– What is J&J’s stance on the Kid Safe Chemical Act?
– What does J&J think about the adverse affects of long term exposure to the thousands of chemicals used in personal care products?
– Is this issue even being discussed at the industry level, through groups like the Personal Products Council?

So what can you do? Here are a few choices:

1. Sign this petition in support of the Kid Safe Chemical Act.
2. Fill out this web form to contact J&J and tell them you want them to lead an industry-wide effort to overhaul the Toxic Substances Control Act. Or, leave a comment on the J&J blog.
3. Contact the Personal Care Products Council here and tell them you expect a better response to the EWG report than the one that their Chief Scientist gave US News & World Report. “These are issues that have been around for many, many years, so it’s not new news. The thing that impressed me was the low levels of dioxane that were found in these products, which indicates to me that the industry is doing its job in keeping this potential contaminant down to a low level.” (And yes, I’ve called the Personal Care Products Council and am just waiting for a call back).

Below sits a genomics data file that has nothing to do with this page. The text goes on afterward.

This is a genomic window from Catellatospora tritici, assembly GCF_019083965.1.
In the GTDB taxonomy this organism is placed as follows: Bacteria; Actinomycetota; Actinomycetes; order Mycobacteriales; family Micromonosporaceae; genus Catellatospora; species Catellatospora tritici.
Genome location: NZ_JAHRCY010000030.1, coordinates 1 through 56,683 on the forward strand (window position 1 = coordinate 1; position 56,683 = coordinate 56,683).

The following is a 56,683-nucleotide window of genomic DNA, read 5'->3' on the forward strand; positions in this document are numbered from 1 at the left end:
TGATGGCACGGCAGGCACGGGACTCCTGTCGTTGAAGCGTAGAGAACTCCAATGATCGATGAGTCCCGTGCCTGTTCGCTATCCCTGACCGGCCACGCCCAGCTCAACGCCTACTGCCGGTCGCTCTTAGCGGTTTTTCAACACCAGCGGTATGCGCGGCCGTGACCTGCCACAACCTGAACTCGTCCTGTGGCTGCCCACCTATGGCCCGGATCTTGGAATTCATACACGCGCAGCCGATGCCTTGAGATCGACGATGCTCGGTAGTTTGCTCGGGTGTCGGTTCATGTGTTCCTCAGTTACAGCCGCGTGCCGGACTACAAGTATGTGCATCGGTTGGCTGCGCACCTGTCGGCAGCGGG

4. Check the EWG’s Skin Deep data base to find safer alternatives to the products identified in the Campaign’s report.

5. Use fewer personal care products and try to find those with fewer, simpler ingredients.

6. Contact your Congressional representatives to let them know you support Kid Safe. Support is especially critical in Pennyslvania and California.  This press release from Senator Lautenberg’s office includes good background information on the bill.  If you or someone you know lives in PA, check out this link.

If you live in CA, check out this link.

What do you think? Please leave a comment and share. And if you want to talk about the issue, I’ll be on the radio today along with Jennifer Taggert, The Smart Mama, and Lisa Frack of the Environmental Working Group. You can listen to us here and call in with questions at (530) 265-9555.

Thanks for reading this far! This was a longer than usual post, but I felt I needed the space to make these arguments.

— Lynn

Copyright OrganicMania 2009